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Framework for analysis of cultural basic assumptions of public sector construction projects

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dc.contributor.advisor Sandanayake, YG Samaraweera, AUAA 2018-11-23T19:20:19Z 2018-11-23T19:20:19Z
dc.description.abstract Cultural differences cause conflicts among construction project participants, deterring success of the projects. Understanding such different cultural manifestations could help removing misunderstandings among sub-cultural groups and removing formal irrationalities. Among different cultural manifestations, basic assumptions better explain a cultural context as unconscious psychological processes in mind, which conceptualise culture as a root metaphor as opposed to culture as a variable. Knowledge on basic assumptions could help to predict the behaviours of project participants in a given situation, contributing for better negotiations, change management and conflict management among team members. Thus, this research aims to develop a methodology to determine the public sector building construction project culture in Sri Lanka, by analysing underlying basic assumptions. The literature synthesis based on construction and management literature led to define construction project culture and identify a methodology to derive basic assumptions by extending Value Orientation Theory (VOT). Positioning this research in interpretive research paradigm, descripto-explanatory case study was adopted as the research strategy. Three public sector building construction projects were selected as the cases, using theoretical sampling strategy. Construction project culture was considered as the main unit of analysis. Cases were restricted to traditional method contracts, which were commonly used in Sri Lankan public sector building construction projects. Team setting of the selected projects consisted of public sector clients, public sector consultants and private sector contractors. Nine semi-structured interviews, observation of two progress review meetings and documentation review per case were used for data triangulation. During data collection, responses for internal integration and external adaptation problems of each project were questioned and observed. Code based content analysis was used in data analysis. Patterns of underlying basic assumptions were derived to determine the basic assumptions of each dominant sub-cultural group of contractor, consultant and client pertaining to eleven cultural dimensions. More insight into the construction project culture could be reached through the analysis of basic assumptions in integration (shared view of basic assumptions), differentiation (basic assumptions shared only in sub-cultures) and fragmentation (ambiguities in basic assumptions) perspectives. A guide to determine basic assumptions of public sector building construction projects in Sri Lanka was designed by mapping the identified basic assumptions with ten key features of external cultural setting. This research mainly contributed to the existing knowledge domain of construction project culture. It demonstrated how VOT could be used to extract basic assumptions to understand construction project culture. Research findings highlighted the possible conflicting and consistent/compatible basic assumptions among client, contractor and consultant, which could bring in negative and positive implications to project. The guide designed could be effectively used for project decision making during change initiatives, conflicting situations and negotiation processes. Further research of this study suggested a longitudinal study along the construction project life cycle, to understand how basic assumptions emerged from new learnings and transformation of culture happened to understand the dynamism of culture. en_US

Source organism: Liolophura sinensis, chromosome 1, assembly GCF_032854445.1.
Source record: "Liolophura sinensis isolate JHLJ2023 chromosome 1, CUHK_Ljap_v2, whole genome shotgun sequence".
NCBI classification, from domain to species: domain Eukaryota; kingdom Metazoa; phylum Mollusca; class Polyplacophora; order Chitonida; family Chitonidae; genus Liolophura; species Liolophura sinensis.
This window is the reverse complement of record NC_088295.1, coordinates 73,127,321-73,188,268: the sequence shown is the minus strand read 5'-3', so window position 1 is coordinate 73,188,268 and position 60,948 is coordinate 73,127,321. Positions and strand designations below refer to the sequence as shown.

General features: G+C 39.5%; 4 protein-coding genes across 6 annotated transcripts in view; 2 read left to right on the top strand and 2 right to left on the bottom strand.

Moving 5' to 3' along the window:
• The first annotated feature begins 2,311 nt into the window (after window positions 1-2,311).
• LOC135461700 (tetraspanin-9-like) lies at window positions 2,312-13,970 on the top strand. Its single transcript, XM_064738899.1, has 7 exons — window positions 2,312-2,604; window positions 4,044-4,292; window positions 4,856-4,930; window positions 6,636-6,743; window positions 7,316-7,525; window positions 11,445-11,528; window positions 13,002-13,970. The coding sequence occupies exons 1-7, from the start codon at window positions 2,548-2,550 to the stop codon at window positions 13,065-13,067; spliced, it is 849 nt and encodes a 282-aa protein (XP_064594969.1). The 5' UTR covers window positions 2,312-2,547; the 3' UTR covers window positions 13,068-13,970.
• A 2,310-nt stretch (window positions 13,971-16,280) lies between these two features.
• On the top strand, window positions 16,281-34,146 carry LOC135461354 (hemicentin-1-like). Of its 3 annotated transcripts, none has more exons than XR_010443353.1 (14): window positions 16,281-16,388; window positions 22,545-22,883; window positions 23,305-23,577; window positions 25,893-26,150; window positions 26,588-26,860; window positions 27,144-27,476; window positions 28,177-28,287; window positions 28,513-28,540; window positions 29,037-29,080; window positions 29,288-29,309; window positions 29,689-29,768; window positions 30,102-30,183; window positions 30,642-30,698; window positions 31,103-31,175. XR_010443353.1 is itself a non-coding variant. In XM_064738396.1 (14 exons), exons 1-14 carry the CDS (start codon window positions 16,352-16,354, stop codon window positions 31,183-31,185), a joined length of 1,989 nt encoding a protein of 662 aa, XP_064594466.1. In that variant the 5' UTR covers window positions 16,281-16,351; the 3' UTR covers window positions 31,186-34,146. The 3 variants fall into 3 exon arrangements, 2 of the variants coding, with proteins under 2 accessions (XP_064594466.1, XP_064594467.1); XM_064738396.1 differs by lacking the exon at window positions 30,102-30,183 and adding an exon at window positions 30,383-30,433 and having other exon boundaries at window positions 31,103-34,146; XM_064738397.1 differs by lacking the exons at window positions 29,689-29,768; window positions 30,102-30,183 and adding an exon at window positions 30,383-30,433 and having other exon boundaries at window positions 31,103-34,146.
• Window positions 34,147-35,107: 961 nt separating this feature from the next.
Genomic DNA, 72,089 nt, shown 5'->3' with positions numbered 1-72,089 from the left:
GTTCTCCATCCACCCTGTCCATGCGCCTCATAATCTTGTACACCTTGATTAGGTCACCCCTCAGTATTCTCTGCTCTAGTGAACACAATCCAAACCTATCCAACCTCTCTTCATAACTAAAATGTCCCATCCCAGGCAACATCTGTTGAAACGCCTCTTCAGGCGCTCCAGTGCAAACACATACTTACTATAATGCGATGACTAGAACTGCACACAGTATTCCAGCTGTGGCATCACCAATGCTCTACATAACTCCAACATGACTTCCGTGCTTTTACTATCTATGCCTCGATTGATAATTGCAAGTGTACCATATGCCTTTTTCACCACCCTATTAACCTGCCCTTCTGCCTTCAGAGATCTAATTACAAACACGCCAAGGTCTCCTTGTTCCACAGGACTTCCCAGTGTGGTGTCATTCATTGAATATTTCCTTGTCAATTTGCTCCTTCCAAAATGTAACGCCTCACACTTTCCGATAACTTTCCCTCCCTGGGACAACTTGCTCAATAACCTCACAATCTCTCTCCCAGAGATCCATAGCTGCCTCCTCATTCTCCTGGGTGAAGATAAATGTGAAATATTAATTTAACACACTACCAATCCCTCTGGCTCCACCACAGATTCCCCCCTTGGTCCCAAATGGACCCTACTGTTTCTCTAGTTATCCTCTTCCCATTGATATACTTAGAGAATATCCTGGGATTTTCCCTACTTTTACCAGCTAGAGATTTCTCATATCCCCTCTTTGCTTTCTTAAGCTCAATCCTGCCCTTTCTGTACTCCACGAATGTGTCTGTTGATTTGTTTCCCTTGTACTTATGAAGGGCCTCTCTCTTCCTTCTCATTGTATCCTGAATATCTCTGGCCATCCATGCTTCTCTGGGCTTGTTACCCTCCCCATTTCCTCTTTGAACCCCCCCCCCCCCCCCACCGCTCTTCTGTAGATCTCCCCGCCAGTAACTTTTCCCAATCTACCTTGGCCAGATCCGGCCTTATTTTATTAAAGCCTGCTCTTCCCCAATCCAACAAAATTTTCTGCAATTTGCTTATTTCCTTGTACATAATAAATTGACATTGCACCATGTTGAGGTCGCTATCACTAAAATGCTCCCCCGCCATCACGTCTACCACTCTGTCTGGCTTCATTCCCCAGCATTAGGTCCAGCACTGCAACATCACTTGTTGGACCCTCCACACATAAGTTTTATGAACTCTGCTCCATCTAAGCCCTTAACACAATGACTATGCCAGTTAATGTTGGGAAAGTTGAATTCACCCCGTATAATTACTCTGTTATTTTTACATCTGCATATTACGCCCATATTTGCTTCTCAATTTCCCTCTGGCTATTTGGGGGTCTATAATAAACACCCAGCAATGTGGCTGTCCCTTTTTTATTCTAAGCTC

dc.language.iso en en_US
dc.subject Basic Assumptions en_US
dc.subject Construction en_US
dc.subject Project Culture en_US
dc.subject Public Sector en_US
dc.subject Root-Metaphor en_US
dc.title Framework for analysis of cultural basic assumptions of public sector construction projects en_US
dc.type Thesis-Abstract en_US
dc.identifier.faculty Architecture en_US Doctor of Philosophy (PhD) en_US
dc.identifier.department Department of Building Economics en_US 2018-07
dc.identifier.accno TH3649 en_US

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